Developmental cell death: morphological diversity and multiple mechanisms

Anat Embryol (Berl). 1990;181(3):195-213. doi: 10.1007/BF00174615.


Physiological cell death is a widespread phenomenon in the development of both vertebrates and invertebrates. This review concentrates on an aspect of developmental cell death that has tended to be neglected, the manner in which the cells are dismantled. It is emphasized that the dying cells may adopt one of at least three different morphological types: "apoptotic", "autophagic", and "non-lysosomal vesiculate". These probably reflect a corresponding multiplicity of intracellular events. In particular, the destruction of the cytoplasm in these three types appears to be achieved primarily by heterophagy, by autophagy and by non-lysosomal degradation, respectively. The various mechanisms underlying both nuclear and cytoplasmic destruction are reviewed in detail. The multiplicity of destructive mechanisms needs to be born in mind in studies of other aspects of cell death such as the signals which trigger it, since different signals probably trigger different types of cell death.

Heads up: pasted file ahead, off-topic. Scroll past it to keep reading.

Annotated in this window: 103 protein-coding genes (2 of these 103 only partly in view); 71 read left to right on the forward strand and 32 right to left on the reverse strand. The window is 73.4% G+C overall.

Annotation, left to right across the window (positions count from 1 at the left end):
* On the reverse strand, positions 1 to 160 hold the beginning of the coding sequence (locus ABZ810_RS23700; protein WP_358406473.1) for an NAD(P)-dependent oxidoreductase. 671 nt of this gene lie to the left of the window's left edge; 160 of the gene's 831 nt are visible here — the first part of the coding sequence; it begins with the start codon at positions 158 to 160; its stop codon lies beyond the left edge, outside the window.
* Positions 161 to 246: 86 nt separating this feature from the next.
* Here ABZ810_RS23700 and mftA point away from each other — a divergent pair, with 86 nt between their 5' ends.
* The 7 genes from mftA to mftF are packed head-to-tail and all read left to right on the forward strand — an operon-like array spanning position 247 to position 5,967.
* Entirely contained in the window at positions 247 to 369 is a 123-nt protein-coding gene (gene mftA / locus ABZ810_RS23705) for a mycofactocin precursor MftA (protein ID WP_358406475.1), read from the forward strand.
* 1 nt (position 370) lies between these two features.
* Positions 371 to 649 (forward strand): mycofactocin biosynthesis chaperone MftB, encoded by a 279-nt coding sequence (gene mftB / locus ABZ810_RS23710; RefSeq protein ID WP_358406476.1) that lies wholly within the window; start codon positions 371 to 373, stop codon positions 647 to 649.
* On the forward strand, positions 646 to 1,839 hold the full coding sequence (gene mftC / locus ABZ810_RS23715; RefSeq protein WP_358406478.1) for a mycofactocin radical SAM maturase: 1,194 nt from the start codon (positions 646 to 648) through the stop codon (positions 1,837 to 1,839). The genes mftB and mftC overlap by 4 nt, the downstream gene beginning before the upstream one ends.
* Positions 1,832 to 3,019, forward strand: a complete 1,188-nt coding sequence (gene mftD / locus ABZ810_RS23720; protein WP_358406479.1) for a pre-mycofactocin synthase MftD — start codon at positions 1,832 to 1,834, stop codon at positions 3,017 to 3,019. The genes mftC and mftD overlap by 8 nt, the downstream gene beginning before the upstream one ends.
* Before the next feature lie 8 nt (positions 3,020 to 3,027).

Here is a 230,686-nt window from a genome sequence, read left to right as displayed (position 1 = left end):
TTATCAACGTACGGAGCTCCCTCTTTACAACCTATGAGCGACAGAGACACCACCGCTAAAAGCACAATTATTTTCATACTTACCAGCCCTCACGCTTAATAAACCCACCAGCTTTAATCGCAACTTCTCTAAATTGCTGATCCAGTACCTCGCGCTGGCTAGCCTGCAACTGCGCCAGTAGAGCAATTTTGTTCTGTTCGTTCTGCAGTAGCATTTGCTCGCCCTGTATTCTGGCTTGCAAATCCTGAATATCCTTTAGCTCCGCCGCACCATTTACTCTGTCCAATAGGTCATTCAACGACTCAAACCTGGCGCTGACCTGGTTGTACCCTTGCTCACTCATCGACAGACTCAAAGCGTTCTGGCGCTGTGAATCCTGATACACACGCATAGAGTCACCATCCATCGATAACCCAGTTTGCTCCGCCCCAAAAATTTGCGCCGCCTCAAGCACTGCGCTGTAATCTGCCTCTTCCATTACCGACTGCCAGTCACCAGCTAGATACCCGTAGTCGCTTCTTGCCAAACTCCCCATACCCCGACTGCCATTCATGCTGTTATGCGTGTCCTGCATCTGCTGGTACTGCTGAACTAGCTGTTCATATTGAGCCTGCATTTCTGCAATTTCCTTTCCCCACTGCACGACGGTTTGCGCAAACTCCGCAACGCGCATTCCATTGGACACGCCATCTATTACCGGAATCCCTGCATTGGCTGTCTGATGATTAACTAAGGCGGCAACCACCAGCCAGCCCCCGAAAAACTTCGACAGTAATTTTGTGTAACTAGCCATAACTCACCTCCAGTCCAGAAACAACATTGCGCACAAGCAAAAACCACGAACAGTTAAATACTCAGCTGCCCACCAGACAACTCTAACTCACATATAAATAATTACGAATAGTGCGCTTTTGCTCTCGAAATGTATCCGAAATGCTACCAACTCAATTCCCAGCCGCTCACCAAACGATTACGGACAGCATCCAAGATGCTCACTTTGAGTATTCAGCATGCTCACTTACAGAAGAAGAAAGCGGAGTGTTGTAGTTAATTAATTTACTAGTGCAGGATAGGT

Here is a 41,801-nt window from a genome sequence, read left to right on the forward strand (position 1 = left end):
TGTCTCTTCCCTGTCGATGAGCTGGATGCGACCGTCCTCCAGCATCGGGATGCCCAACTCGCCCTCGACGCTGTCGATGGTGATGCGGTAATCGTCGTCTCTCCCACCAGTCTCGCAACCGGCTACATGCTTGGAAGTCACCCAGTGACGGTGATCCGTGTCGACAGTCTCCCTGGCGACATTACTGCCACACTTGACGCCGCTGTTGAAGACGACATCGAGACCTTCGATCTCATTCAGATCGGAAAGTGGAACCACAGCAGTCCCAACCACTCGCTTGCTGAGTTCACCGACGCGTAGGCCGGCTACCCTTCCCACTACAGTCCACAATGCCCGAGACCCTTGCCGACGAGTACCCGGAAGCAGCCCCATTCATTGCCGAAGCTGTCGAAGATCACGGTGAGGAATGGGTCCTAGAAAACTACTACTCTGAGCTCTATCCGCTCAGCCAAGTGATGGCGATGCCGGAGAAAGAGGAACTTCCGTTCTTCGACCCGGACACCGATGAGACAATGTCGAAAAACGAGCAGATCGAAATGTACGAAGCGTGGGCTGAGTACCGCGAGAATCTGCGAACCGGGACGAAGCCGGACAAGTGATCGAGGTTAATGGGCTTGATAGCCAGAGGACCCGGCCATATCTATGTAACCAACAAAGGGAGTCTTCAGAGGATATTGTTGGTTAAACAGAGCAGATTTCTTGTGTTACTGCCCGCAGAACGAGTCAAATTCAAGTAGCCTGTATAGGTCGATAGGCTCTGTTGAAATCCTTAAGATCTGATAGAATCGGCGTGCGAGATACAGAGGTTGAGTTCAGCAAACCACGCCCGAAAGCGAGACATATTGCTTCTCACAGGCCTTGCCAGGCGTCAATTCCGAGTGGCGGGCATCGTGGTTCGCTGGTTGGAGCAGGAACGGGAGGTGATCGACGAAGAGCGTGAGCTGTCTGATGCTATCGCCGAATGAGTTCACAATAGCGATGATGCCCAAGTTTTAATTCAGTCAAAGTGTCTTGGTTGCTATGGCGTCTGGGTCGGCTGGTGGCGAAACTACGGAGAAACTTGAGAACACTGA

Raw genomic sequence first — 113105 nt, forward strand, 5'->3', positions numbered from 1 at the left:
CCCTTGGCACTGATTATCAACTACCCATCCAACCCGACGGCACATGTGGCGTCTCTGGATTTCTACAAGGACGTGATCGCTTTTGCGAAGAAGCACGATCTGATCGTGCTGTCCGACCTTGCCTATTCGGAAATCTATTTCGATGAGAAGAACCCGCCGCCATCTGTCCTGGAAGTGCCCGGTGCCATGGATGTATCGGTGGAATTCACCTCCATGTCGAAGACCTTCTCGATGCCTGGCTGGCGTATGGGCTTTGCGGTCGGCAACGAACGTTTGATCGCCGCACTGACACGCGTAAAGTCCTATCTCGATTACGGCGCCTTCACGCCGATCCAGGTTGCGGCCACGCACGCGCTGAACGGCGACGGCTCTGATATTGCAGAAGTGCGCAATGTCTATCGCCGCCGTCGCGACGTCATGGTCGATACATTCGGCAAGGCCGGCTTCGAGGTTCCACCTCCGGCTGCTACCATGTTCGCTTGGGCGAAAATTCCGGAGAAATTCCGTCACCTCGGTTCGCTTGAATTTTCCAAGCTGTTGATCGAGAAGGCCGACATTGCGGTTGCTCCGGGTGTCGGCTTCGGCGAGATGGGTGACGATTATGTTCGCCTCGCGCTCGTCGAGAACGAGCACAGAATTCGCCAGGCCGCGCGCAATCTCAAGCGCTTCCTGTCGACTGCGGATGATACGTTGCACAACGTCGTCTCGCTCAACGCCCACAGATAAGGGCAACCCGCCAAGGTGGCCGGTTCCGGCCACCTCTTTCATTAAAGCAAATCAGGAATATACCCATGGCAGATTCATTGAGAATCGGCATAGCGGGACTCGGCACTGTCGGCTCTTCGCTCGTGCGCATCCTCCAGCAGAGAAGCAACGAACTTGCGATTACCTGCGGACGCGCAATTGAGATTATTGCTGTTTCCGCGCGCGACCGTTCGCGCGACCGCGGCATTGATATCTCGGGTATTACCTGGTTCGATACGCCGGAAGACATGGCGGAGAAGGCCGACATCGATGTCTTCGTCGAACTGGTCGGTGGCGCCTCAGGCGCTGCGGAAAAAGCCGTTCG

Publication types

  • Research Support, Non-U.S. Gov't
  • Review

MeSH terms

  • Animals
  • Autophagy
  • Cell Survival*
  • Chick Embryo
  • Necrosis
  • Phagocytosis
  • Rats